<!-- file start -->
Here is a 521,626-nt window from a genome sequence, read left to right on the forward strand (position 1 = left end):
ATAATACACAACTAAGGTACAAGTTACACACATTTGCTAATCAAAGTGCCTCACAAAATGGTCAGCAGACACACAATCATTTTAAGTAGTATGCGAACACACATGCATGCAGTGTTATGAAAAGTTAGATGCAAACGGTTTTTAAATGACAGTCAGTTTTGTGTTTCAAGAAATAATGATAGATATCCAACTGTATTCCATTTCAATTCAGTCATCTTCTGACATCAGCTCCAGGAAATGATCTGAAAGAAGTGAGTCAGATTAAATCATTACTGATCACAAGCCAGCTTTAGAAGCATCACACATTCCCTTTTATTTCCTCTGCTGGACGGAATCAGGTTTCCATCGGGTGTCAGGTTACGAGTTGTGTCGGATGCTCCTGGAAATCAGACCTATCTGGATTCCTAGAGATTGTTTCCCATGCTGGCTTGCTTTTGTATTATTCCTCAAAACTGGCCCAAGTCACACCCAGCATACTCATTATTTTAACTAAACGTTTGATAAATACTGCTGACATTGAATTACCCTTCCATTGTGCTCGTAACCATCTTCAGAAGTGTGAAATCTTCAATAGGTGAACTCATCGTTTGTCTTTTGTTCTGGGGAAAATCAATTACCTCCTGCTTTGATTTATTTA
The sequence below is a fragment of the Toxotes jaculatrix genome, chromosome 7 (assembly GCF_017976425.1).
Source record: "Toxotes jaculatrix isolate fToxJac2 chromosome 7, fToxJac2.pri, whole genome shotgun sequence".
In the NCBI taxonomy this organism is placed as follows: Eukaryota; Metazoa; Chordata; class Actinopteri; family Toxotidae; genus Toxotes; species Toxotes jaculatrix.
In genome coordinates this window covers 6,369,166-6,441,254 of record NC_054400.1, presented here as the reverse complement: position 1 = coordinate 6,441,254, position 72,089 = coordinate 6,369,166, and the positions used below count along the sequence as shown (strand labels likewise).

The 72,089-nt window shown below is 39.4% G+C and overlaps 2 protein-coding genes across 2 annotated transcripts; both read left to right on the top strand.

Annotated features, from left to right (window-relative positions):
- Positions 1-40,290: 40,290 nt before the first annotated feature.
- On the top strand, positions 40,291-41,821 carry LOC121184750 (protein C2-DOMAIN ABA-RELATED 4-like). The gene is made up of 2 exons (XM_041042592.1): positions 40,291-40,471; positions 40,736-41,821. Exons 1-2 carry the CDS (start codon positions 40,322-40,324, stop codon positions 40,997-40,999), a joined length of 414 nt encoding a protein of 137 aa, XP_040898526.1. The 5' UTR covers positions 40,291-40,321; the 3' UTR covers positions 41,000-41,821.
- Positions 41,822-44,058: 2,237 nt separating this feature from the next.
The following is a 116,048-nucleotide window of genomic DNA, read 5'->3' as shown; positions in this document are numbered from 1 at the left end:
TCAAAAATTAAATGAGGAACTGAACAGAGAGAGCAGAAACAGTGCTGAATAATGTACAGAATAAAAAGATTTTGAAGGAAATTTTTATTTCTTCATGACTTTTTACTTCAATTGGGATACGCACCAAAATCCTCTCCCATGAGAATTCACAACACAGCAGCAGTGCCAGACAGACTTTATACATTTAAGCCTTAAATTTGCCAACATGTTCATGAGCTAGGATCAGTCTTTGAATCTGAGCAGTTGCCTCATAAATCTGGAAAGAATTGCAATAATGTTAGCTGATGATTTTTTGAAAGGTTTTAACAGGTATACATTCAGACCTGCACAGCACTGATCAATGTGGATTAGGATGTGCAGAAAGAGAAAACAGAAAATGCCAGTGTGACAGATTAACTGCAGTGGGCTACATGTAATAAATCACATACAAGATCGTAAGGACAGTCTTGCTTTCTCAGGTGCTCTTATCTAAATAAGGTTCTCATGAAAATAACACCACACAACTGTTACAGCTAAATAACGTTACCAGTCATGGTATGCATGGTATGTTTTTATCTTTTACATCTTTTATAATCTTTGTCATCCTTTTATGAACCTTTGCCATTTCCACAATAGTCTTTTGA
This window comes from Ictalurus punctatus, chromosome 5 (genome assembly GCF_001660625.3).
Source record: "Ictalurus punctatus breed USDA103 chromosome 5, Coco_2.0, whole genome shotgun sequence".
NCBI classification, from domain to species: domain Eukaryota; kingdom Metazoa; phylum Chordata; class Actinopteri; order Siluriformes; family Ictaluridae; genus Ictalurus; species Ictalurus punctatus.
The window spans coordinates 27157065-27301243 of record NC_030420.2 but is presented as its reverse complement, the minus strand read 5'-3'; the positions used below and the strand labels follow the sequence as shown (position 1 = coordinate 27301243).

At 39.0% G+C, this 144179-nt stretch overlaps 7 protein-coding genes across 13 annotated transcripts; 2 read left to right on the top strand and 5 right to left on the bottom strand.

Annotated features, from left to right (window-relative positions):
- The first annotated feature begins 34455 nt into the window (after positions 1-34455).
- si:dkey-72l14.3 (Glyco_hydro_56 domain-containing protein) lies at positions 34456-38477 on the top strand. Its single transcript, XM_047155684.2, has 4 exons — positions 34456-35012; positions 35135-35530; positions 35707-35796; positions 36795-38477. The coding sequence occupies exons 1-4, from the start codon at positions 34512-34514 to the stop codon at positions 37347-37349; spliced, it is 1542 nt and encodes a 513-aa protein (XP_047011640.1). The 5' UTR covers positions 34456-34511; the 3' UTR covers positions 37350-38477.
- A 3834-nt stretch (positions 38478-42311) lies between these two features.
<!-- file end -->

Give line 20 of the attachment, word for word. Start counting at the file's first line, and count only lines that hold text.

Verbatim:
- The first annotated feature begins 34455 nt into the window (after positions 1-34455).